The Power of Machine Learning: How Is It Used in CRM Systems?
The author of this article is EPAM Lead Functional Consultant Vitaly Malyshev.
In this article
CRM and CRM systems
We deal with CRM systems almost every day without even noticing it. Have you called a barbershop or other business and been greeted by name? Have you earned bonus points for purchasing a new phone? Have you ever added items to the shopping cart of an online store and forgotten about them, but then received a reminder? Or maybe when buying a coloring book, you’ve been offered the option to also purchase colored pencils?
If you’ve had any of these experiences, most likely there is a CRM system behind it. CRM (customer relationship management) is a technology-driven solution that enables organizations to understand their customers' needs and behaviors to build stronger relationships.
CRM systems offer a lot of benefits for business, ranging from efficient data management to personalized customer interactions. Companies use CRM systems to streamline their sales processes, automate marketing campaigns, and provide exceptional customer service. The centralization of customer data enables a comprehensive view of complex customer interactions. It helps businesses tailor their strategies to improve customer satisfaction and loyalty.
CRM systems examples
Several CRM systems have become industry standards, aiding businesses across diverse sectors. Examples include:
SAP CX has extensive integration capabilities with all kinds of SAP solutions and its own implementation methodology.
Salesforce offers a cloud-based platform, known for its versatility and scalability.
Microsoft Dynamics CRM seamlessly integrates with other Microsoft applications, offering a comprehensive solution.
HubSpot provides an all-in-one inbound marketing platform that includes CRM.
Zoho CRM caters to businesses of all sizes with its user-friendly interface.
Machine learning and its use in CRM
A subset of artificial intelligence, machine learning (ML), is a powerful tool for optimizing and automating various processes.
I would like to emphasize that AI is the broader concept of creating intelligent machines, while ML is a specific approach within AI that focuses on training machines to learn from data. ML enables systems to improve their performance on specific tasks through experience and data analysis.
Machine learning is already widely used in many areas of our lives, and CRM is no exception. In the context of CRM, ML plays an important role in transforming data into actionable insights that help businesses make informed decisions.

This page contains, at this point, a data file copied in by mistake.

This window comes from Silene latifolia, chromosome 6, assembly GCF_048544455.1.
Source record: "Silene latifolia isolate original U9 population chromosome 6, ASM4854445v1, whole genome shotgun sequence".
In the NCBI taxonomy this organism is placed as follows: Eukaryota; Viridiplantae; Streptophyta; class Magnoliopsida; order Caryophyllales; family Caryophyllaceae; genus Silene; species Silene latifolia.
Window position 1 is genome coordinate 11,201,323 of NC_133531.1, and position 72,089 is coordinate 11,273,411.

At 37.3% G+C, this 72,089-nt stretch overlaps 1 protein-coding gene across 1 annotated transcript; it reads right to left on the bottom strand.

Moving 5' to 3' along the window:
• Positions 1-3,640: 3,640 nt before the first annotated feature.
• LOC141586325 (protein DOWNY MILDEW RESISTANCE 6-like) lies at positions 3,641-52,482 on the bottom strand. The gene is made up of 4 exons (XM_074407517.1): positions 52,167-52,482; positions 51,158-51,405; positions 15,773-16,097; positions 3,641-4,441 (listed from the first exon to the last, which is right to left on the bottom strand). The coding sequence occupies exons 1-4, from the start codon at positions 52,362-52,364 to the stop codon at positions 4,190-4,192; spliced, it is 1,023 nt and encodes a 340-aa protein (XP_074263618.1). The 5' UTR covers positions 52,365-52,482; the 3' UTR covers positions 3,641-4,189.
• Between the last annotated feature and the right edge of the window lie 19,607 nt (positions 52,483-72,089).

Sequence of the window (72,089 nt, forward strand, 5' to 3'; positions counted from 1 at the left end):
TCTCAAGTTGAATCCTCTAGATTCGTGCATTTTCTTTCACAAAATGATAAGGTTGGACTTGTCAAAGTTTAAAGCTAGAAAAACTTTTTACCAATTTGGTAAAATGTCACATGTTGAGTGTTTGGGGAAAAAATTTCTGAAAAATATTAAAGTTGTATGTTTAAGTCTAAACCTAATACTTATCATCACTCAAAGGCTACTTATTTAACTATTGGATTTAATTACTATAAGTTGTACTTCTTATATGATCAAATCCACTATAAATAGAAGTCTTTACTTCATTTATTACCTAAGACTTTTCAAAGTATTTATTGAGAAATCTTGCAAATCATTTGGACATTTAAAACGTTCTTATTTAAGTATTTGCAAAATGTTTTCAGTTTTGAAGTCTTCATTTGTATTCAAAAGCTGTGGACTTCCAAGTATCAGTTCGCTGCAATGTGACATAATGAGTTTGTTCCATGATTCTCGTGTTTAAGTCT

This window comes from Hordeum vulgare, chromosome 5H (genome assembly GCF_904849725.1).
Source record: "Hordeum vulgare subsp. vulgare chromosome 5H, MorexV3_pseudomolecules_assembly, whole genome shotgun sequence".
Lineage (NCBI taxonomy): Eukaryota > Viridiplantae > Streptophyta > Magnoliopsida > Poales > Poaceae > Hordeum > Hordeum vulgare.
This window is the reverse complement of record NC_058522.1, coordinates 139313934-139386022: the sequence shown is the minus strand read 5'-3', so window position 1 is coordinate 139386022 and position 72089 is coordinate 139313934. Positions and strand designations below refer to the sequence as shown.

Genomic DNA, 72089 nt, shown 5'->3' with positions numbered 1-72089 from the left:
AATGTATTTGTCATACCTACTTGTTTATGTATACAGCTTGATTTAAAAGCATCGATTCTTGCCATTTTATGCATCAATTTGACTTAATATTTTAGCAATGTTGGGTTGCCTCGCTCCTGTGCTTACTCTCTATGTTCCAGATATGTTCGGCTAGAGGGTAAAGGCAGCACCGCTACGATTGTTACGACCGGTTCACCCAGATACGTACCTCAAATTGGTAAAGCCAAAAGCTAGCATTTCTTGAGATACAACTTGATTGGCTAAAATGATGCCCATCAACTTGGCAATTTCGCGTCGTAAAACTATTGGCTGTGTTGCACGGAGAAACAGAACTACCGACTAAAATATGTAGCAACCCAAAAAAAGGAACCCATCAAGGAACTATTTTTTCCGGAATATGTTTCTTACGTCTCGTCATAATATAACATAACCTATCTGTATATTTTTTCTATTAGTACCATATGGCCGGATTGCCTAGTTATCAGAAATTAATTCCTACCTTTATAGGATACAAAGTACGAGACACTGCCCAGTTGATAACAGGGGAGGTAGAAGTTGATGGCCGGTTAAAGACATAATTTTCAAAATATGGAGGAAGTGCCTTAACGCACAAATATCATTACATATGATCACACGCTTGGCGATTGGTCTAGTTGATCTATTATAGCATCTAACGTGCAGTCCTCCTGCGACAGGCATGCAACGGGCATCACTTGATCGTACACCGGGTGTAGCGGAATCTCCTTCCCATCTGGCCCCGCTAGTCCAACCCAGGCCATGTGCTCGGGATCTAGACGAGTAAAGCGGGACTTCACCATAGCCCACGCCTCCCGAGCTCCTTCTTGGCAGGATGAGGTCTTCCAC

ML involves the development of algorithms that enable computers to learn and make predictions or decisions without explicit programming. These algorithms use patterns and insights derived from data, continually improving as more data becomes available. In the case of CRM, ML facilitates the extraction of valuable insights from the vast amounts of customer data generated.
One of the notable applications of ML in CRM is predictive analytics. By analyzing historical data, ML algorithms can predict future customer behaviors, preferences, and trends.
The use of machine learning benefits both the business and the customer:
ML helps companies focus their efforts on the most promising activities and frees employees from routine tasks. And, of course, it enables companies to make more sales and generate more revenue.
The customer, in turn, receives genuinely useful recommendations and spends less time solving problems.
Examples of using ML in CRM systems
Below, I briefly mention scenarios that machine learning already covers using SAP products (Cloud for Sales and Cloud for Service) as an example.
Here are 3 main sales scenarios:
Scoring for leads and opportunities: ML is used to predict whether a lead/opportunity can be won or lost. In the web-interface, specialists can observe the ML-calculated score of the lead/opportunity and the key factors on which the calculation was based.
Business text intelligence: natural language understanding (NLU) is used to obtain actionable insights, such as visits and appointments, from text analysis using business text intelligence. It can, for example, automatically create an appointment in the calendar based on a customer's email.
Product recommendation: ML suggests selling additional products based on what is already in the order. If you are going to buy a new phone, for example, it can suggest buying the appropriate case as well.
Service scenarios are less visible to you and me as customers, but often they are the most important for solving our issues. For businesses, these scenarios are crucial to stay on good terms with customers and to continue the relationship:
Ticket processing (ticket = customer issue): machine learning is used to automate the ticket categorization and prioritization processes. ML can also find similar past tickets to check for solutions that may apply to the current ticket, calculate time to completion, and recommend the most suitable e-mail response template.
Ticket NLP classification: natural language processing (NLP) can identify ticket language, sentiment, and can extract product and customer identification.
Machine translation and text summarization: NLP can perform auto-translation to the language the user needs and create a summary to save time.
Modern CRM systems are a great example of the evolution of customer relationship management. The integration of machine learning in CRM systems enables businesses to stay ahead in a competitive market by leveraging the power of data-driven insights. As companies prioritize customer-centric strategies, the combination of CRM and machine learning becomes a solution that drives enhanced customer engagement and operational efficiency.